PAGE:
Chroma Squad

Chroma Squad – PC, Mac OS X, Linux (2015), iOS, Android, PS4, Xbox One (2017)


Awhile back, you may have heard of an interesting story about a small dev studio from Brazil being sued by Saban Entertainment for supposedly infringing on their Power Rangers license. In reality, that small studio, Behold Studios, were making a game paying tribute to the original sentai shows Power Rangers came from (alongside many other tokusatsu properties). This was probably the first time most people had heard of Chroma Squad, despite its successful kickstarter campaign, and pushed it further into the lime light – because a greedy corporation nearly destroyed it for no good reason at all.

Even if you didn’t know this story, you would after playing the game, because a major early plot line revolves around your managed tokusatsu studio being threatened with legal action by your old director, originally named “Dr. Mi Ah” before a patch (a very obvious allusion to Haim Saban of Saban Entertainment), and it either leads to you beating him up after he tries sabotaging your show or fighting his lawyer – who is literally the devil. He also becomes a giant devil and you have to punch him until he explodes with your giant robot.

The amazing thing about all of this is this isn’t even close to the highest levels of cheesy, sincere absurdity Chroma Squad embraces.

Released in 2015, Behold Studios’ Chroma Squad is a tokusatsu strategy game about a team of stuntmen who quit their gig and create their own series, and you get to control them, run the studio, and film episodes through a turn based strategy battle system. You start the game deciding who takes what place on the squad (leader, assault, techie, assist, and scout) from a list of people based on actors and kickstarter backers. And also a robot. And an alien. Oh, and also a beaver, whom also has two special achievements attached to him. After deciding who does what based on their bonuses and how they can add to their class bonuses, you can get upgrades for your studio, shop for props, craft your own from materials found in fights or purchased in packs, manage your marketing strategy, upgrade and customize your team mech, and change your team’s skill list and equipment. From there, you can select from a few possible episodes and start making a season of the show, with major diverging moments popping up in the first two seasons and at the end of season four.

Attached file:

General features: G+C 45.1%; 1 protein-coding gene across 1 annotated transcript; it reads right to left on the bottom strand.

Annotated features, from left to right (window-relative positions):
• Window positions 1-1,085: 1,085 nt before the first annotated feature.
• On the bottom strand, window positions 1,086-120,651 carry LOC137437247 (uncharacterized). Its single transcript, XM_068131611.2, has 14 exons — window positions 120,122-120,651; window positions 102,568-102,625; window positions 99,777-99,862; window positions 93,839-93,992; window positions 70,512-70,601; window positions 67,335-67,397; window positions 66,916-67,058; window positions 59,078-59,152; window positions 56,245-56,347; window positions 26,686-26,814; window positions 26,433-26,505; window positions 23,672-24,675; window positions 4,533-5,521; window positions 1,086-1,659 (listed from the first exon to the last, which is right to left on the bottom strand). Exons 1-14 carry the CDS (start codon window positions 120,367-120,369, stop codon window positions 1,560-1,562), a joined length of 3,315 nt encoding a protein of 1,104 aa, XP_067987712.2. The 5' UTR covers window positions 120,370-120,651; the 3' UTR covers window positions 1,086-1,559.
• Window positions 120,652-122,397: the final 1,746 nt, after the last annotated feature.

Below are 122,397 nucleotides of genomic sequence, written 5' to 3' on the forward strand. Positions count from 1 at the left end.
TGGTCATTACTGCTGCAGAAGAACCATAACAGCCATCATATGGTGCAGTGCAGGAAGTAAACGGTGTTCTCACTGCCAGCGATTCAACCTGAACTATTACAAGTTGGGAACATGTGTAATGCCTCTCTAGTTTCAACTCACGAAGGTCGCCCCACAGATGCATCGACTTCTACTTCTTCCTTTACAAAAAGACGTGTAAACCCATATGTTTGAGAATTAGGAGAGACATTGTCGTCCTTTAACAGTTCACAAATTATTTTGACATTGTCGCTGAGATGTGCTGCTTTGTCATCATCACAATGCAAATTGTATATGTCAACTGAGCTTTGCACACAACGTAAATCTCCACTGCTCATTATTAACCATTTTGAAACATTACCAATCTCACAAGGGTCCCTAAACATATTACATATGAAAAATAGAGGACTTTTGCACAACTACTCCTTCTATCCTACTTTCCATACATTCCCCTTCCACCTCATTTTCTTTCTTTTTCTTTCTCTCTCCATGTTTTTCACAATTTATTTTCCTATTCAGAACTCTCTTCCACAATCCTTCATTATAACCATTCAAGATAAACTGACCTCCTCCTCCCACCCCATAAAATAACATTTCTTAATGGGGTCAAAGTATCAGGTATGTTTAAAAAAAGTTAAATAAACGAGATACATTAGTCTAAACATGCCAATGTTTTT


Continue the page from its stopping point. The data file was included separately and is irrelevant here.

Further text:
The sim elements are simple, but they all become involving because every single one has an affect on what you can do in fights and how many resources you can gain. They all center around trying to get a larger audience, which means you can’t simply pick the best strategy to finish a fight. Remember, the audience wants a show, so the best choice is usually to prolong a battle to work in time for flashy moves. The tokusatsu theme is well utilized, gamifying many popular tropes and norms of the genre. For example, anyone on the team can enter the teamwork pose to toss their friends around and help them cover ground (assault getting a double bonus), or perform team attacks for big damage on single enemies. Those unique skills and talents of each class also radically change how every character controls and functions, from the scout getting the potential to be a powerful glass cannon who can zip all over the field, to the lead lacking mobility options and instead giving boosts to the team or acting as a tank when things get tough for more fragile members.